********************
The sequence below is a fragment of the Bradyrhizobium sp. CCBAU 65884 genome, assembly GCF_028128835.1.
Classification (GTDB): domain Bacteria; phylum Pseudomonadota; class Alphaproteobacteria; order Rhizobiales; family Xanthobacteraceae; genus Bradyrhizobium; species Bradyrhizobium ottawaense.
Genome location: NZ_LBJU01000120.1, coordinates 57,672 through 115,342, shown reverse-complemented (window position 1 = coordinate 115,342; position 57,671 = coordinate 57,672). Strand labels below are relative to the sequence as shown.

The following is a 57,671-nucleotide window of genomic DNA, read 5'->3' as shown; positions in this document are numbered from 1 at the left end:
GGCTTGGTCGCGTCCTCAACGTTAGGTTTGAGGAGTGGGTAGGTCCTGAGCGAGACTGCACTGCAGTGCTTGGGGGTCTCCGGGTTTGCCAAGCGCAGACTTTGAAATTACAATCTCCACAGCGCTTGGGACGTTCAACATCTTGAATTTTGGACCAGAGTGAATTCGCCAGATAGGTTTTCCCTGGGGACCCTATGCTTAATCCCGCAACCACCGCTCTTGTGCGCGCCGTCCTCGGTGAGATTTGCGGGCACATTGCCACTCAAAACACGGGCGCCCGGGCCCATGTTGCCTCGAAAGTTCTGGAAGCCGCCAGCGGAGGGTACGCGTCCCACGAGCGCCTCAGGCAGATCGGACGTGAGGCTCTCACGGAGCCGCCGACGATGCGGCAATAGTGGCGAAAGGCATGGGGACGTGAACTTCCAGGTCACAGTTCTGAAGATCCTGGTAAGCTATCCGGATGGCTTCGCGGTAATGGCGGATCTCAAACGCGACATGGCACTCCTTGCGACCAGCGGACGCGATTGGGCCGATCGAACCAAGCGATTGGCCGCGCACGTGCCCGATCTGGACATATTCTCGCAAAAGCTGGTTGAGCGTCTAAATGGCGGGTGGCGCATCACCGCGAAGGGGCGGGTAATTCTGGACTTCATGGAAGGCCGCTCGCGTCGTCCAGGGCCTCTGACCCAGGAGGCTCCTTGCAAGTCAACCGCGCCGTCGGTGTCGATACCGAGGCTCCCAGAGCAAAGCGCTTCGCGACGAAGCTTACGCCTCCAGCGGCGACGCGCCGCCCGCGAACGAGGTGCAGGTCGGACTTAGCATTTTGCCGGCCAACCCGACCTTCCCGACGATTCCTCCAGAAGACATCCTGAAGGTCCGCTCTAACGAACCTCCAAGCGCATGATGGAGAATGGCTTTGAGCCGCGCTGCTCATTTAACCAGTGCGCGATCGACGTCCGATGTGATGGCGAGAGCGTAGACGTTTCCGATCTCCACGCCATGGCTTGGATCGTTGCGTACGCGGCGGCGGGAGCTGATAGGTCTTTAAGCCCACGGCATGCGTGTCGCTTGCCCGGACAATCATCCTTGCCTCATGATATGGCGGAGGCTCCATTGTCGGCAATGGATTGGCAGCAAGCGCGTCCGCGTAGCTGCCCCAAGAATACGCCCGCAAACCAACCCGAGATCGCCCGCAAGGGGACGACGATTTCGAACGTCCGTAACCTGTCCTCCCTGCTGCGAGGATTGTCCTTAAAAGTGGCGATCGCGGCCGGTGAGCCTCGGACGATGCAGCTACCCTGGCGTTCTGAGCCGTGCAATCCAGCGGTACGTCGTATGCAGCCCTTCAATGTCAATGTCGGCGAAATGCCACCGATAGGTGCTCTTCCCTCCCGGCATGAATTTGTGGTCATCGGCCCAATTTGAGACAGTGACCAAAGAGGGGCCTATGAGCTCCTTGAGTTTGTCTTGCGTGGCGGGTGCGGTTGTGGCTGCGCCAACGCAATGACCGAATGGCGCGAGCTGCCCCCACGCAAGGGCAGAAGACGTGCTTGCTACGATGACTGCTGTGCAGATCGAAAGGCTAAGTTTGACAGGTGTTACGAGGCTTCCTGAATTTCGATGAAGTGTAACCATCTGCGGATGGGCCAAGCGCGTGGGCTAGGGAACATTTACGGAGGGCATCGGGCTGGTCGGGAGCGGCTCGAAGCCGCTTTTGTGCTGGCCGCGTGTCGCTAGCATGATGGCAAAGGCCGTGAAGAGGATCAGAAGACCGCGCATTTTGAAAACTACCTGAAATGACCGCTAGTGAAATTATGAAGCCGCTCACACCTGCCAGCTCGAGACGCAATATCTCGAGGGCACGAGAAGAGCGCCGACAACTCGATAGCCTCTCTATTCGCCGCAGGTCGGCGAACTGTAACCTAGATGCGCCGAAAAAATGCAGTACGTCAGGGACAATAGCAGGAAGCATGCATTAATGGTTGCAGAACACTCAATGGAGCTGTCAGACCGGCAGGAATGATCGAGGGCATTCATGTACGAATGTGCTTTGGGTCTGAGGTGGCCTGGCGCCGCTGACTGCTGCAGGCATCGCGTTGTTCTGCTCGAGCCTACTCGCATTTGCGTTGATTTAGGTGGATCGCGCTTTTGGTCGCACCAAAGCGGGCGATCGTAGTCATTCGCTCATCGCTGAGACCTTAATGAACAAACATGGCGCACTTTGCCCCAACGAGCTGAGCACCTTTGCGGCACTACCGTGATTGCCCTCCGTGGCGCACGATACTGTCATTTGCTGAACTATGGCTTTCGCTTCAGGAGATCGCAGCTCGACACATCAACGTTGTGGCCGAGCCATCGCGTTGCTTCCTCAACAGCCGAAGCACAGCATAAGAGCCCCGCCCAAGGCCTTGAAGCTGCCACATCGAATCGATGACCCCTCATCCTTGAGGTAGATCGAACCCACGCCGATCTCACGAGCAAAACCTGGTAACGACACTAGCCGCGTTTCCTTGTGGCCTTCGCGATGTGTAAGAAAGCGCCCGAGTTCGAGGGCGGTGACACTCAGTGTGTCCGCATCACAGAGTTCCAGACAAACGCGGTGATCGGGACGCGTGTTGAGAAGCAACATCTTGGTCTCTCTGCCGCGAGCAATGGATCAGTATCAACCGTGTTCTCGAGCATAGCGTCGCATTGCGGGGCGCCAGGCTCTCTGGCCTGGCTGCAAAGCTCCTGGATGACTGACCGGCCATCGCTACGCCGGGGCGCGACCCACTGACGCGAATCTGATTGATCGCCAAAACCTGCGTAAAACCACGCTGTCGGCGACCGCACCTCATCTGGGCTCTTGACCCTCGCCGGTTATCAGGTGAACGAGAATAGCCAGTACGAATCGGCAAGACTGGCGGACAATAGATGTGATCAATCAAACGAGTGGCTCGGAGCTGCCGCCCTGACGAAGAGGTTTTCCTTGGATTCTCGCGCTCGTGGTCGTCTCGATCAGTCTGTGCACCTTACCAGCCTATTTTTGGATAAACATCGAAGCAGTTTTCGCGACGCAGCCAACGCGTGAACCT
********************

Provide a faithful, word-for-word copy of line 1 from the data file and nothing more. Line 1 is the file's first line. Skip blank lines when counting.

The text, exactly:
The sequence below is a fragment of the Bradyrhizobium sp. CCBAU 65884 genome, assembly GCF_028128835.1.